After Ashley finished filling the water and feed tubs she went back inside the chicken house. This was her most favorite part. Very carefully she put her hand into the first nesting box. She felt all around inside until her hand touched the cool, smooth, roundness of an egg. She put it gently into her wicker basket and continued down the row of boxes. Some of the eggs were a pale green and some of the eggs were sky blue. Ashley was very proud of their pretty chickens and colored eggs. She and Jeremiah had gone with Mother last week to welcome a new family to the neighboring farm. There, she met the daughter, stuck-up Macy Adams. Ashley told Macy about the chickens and said, “Our eggs aren’t ordinary brown or white eggs like yours. It’s like having Easter every day!” After carefully gathering all the eggs and taking them inside to Mother, Ashley skipped over to the oak tree in the far corner of the yard.

     The fort had a ladder that went right up to the blue door, and windows on the other three sides with green shutters that could be closed against the wind and rain. A rope was attached to the wall under one of the windows. The other end of the rope was tied to the handle of an old wicker basket. The children liked to have snacks or sometimes even lunch in the fort. They would put all the goodies in the basket at the bottom of the tree and pull it up to the fort with the rope. Jeremiah had wanted to name it “Fort Bearus Creekus” because it made it sound like someplace in one of Mother’s history books. Ashley thought the name rather silly and wanted to call it “Castle Fairy Bear”, but Mother liked Fort Bearus Creekus and said it sounded ‘educational’ whatever that meant, and so the name had stuck.

     As Ashley climbed the long wooden ladder up to the fort her imagination was already at work. She was no longer Ashley-of-Bear Creek Farm, she was now Princess Ashley-of-Castle Fairy Bear. Princess Ashley was climbing to the top of her tallest castle tower to escape her arch enemy – the evil Prince Jeremiah!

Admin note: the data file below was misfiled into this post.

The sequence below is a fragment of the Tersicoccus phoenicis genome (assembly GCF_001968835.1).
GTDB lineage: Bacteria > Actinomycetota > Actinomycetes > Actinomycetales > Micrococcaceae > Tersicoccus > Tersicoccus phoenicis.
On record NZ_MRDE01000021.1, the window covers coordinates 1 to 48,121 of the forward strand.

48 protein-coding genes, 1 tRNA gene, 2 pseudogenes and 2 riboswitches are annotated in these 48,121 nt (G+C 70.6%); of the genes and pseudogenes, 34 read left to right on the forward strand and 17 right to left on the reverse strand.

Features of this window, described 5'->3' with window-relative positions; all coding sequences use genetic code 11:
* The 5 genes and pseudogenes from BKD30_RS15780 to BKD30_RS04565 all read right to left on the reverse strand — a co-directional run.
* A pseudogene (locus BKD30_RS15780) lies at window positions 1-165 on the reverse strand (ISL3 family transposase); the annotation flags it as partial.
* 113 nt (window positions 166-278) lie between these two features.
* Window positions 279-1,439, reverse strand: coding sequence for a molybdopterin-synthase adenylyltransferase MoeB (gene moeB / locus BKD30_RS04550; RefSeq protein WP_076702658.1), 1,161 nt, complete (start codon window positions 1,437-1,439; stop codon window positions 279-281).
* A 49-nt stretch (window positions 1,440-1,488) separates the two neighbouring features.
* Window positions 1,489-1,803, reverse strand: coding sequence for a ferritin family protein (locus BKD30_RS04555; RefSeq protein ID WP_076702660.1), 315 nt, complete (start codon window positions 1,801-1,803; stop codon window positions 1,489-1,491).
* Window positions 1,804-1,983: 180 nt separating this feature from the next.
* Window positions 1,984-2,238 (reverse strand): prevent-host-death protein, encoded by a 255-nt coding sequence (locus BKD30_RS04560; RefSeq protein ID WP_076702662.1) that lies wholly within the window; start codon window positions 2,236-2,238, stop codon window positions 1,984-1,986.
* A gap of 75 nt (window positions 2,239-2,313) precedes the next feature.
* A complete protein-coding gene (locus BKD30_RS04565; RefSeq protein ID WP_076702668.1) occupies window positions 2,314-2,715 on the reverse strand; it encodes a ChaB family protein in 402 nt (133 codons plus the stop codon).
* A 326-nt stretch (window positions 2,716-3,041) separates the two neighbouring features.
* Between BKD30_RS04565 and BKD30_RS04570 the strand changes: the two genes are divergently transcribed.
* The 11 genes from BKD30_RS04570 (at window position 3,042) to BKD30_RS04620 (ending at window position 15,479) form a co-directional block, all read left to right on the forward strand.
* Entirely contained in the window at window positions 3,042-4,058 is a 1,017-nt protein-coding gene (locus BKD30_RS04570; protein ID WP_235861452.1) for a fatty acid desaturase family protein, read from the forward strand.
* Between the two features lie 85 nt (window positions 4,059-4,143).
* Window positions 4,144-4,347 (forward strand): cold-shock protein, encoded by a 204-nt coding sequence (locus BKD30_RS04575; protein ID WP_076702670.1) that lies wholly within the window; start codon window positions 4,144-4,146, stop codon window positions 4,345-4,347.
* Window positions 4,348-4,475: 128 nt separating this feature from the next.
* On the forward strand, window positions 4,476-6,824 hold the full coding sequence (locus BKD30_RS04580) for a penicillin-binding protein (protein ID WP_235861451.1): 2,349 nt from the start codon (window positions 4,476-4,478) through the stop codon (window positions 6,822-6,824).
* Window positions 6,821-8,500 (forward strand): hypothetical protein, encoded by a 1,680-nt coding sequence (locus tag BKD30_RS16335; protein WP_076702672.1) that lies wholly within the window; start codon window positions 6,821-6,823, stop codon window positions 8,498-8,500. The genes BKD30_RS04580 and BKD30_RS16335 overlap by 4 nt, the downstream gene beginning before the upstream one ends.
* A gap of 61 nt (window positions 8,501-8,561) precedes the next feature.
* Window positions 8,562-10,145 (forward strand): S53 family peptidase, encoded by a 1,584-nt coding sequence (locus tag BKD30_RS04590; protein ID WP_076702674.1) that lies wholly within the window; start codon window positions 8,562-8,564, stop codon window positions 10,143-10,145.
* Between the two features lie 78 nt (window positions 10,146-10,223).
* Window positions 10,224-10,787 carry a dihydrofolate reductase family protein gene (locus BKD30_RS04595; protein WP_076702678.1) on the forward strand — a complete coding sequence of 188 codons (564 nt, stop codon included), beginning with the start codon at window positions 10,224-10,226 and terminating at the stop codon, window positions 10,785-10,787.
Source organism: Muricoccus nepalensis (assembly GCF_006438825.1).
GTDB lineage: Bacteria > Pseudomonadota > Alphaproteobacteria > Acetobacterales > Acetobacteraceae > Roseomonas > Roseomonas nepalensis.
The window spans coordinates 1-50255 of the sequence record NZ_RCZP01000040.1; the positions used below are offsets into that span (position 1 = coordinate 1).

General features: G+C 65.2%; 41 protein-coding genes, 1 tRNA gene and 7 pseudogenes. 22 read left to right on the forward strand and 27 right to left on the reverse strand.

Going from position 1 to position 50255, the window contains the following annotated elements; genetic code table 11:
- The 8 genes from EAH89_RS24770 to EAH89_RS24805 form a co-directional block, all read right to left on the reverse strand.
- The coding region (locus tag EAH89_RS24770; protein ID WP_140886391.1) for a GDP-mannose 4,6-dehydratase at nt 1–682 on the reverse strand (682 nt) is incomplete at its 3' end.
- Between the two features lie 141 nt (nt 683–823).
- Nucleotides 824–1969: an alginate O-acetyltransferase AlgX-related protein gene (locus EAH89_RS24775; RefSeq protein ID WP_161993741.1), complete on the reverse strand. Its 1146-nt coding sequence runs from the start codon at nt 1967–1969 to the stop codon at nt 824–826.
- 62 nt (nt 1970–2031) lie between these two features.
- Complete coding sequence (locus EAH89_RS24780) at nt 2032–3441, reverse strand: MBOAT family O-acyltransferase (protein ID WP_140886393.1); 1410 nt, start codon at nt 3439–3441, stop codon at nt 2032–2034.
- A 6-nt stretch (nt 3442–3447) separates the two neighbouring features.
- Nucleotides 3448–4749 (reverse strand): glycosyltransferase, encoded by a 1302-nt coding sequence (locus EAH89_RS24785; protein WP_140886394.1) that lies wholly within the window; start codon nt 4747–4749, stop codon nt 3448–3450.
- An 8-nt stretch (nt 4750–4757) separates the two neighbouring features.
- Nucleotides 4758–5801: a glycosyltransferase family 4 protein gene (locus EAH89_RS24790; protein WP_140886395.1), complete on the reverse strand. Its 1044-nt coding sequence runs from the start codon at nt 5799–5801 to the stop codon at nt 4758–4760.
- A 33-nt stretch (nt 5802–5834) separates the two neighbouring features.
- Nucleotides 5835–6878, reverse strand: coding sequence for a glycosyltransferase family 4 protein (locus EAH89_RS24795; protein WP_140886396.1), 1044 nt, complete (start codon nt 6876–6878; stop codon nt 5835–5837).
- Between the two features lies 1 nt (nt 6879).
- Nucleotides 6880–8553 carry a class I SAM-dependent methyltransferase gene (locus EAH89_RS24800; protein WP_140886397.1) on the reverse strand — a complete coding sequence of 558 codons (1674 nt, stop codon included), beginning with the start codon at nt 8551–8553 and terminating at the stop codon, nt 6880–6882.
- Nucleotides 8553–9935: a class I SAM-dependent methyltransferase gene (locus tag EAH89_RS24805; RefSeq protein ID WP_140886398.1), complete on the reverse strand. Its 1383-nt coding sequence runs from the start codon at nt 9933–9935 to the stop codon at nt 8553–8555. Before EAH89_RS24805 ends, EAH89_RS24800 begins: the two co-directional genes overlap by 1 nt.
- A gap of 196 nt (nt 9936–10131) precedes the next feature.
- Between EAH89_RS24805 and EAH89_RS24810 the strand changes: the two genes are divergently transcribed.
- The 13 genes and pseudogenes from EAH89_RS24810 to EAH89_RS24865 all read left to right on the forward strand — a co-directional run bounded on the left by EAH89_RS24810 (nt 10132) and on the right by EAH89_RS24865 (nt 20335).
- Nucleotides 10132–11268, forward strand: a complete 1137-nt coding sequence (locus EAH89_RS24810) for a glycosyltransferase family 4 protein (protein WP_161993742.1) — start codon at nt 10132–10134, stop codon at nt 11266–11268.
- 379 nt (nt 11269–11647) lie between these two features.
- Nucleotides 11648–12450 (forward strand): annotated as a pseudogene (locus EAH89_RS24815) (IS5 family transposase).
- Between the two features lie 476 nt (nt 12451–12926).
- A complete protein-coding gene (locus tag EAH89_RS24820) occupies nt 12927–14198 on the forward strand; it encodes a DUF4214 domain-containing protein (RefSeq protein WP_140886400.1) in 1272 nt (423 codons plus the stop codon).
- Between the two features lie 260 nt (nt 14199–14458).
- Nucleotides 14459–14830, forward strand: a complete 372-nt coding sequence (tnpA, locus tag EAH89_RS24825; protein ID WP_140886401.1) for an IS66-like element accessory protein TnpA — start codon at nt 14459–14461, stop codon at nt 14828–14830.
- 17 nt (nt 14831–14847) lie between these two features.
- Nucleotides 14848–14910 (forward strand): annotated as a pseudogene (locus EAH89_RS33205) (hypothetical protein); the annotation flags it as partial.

“I don’t think he’s going to like this game,” she thought, and giggled to herself.

     Just then, Princess Ashley heard a rustling in the leaves above her.

     “Rats,” she thought, “the evil Prince Jeremiah finished his chores before I did!”

     “Evil Prince Jeremiah,” she said to the leaves in her most princess-y voice, “I, Princess Ashley, command you to come down from my tower!”

     There was no answer from above, just more leaves rustling.

     “Evil Prince Jeremiah,” she said again in an extremely annoyed princess-y voice, “you must follow my commands!”

     This time there was nothing but silence.

     “Jeremiah, don’t be mean,” she said crossly, stomping her foot. It wasn’t easy to stomp her foot while standing on a wooden ladder halfway up a tree, but somehow she managed.

     “What are you all mad about, Ash?” asked Jeremiah.

     “Why didn’t you ans…” Ashley stopped mid-word. She suddenly realized that Jeremiah’s voice had come from below her, not above her. She looked down and there he was, standing at the foot of the ladder with Sheila-the-Wonderdog at his side.

     “But I thought…” she began and then stopped because she heard the rustling noise from above her again. Then, as fast as her eight-year old legs would move, she scrambled back down the ladder, all thoughts of cloud animals and evil princes forgotten.